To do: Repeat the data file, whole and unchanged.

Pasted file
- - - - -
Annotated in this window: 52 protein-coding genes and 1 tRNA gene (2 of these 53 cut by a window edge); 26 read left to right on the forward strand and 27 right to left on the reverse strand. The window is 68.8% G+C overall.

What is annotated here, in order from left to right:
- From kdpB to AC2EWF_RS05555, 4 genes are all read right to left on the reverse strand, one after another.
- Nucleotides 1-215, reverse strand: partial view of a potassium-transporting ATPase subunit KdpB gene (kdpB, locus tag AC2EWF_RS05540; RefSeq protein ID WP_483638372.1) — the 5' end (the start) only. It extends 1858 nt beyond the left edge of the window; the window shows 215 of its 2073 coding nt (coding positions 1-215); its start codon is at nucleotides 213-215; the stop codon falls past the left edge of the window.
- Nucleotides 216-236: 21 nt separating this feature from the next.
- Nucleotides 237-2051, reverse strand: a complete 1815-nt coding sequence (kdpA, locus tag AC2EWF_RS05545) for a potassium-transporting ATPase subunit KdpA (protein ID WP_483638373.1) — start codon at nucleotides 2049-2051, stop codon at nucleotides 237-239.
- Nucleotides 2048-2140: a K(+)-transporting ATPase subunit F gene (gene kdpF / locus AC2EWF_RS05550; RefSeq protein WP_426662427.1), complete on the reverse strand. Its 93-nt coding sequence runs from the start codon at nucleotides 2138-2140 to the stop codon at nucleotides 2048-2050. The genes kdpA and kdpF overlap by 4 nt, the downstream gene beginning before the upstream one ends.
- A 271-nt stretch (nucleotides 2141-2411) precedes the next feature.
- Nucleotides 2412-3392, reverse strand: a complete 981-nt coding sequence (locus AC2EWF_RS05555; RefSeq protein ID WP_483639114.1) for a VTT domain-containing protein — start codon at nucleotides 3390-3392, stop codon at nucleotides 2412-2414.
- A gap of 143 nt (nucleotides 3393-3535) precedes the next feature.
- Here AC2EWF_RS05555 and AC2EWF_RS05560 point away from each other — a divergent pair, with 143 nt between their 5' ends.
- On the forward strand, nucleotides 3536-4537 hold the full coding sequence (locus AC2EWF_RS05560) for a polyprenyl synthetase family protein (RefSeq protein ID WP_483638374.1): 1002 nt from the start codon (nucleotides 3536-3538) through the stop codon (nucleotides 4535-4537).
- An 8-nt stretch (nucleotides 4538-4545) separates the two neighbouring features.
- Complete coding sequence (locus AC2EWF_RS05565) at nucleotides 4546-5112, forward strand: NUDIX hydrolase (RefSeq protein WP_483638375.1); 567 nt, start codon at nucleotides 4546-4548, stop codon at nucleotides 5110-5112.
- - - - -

Annotated in this window: 52 protein-coding genes and 1 tRNA gene (2 of these 53 cut by a window edge); 26 read left to right on the forward strand and 27 right to left on the reverse strand. The window is 68.8% G+C overall.

What is annotated here, in order from left to right:
- From kdpB to AC2EWF_RS05555, 4 genes are all read right to left on the reverse strand, one after another.
- Nucleotides 1-215, reverse strand: partial view of a potassium-transporting ATPase subunit KdpB gene (kdpB, locus tag AC2EWF_RS05540; RefSeq protein ID WP_483638372.1) — the 5' end (the start) only. It extends 1858 nt beyond the left edge of the window; the window shows 215 of its 2073 coding nt (coding positions 1-215); its start codon is at nucleotides 213-215; the stop codon falls past the left edge of the window.
- Nucleotides 216-236: 21 nt separating this feature from the next.
- Nucleotides 237-2051, reverse strand: a complete 1815-nt coding sequence (kdpA, locus tag AC2EWF_RS05545) for a potassium-transporting ATPase subunit KdpA (protein ID WP_483638373.1) — start codon at nucleotides 2049-2051, stop codon at nucleotides 237-239.
- Nucleotides 2048-2140: a K(+)-transporting ATPase subunit F gene (gene kdpF / locus AC2EWF_RS05550; RefSeq protein WP_426662427.1), complete on the reverse strand. Its 93-nt coding sequence runs from the start codon at nucleotides 2138-2140 to the stop codon at nucleotides 2048-2050. The genes kdpA and kdpF overlap by 4 nt, the downstream gene beginning before the upstream one ends.
- A 271-nt stretch (nucleotides 2141-2411) precedes the next feature.
- Nucleotides 2412-3392, reverse strand: a complete 981-nt coding sequence (locus AC2EWF_RS05555; RefSeq protein ID WP_483639114.1) for a VTT domain-containing protein — start codon at nucleotides 3390-3392, stop codon at nucleotides 2412-2414.
- A gap of 143 nt (nucleotides 3393-3535) precedes the next feature.
- Here AC2EWF_RS05555 and AC2EWF_RS05560 point away from each other — a divergent pair, with 143 nt between their 5' ends.
- On the forward strand, nucleotides 3536-4537 hold the full coding sequence (locus AC2EWF_RS05560) for a polyprenyl synthetase family protein (RefSeq protein ID WP_483638374.1): 1002 nt from the start codon (nucleotides 3536-3538) through the stop codon (nucleotides 4535-4537).
- An 8-nt stretch (nucleotides 4538-4545) separates the two neighbouring features.
- Complete coding sequence (locus AC2EWF_RS05565) at nucleotides 4546-5112, forward strand: NUDIX hydrolase (RefSeq protein WP_483638375.1); 567 nt, start codon at nucleotides 4546-4548, stop codon at nucleotides 5110-5112.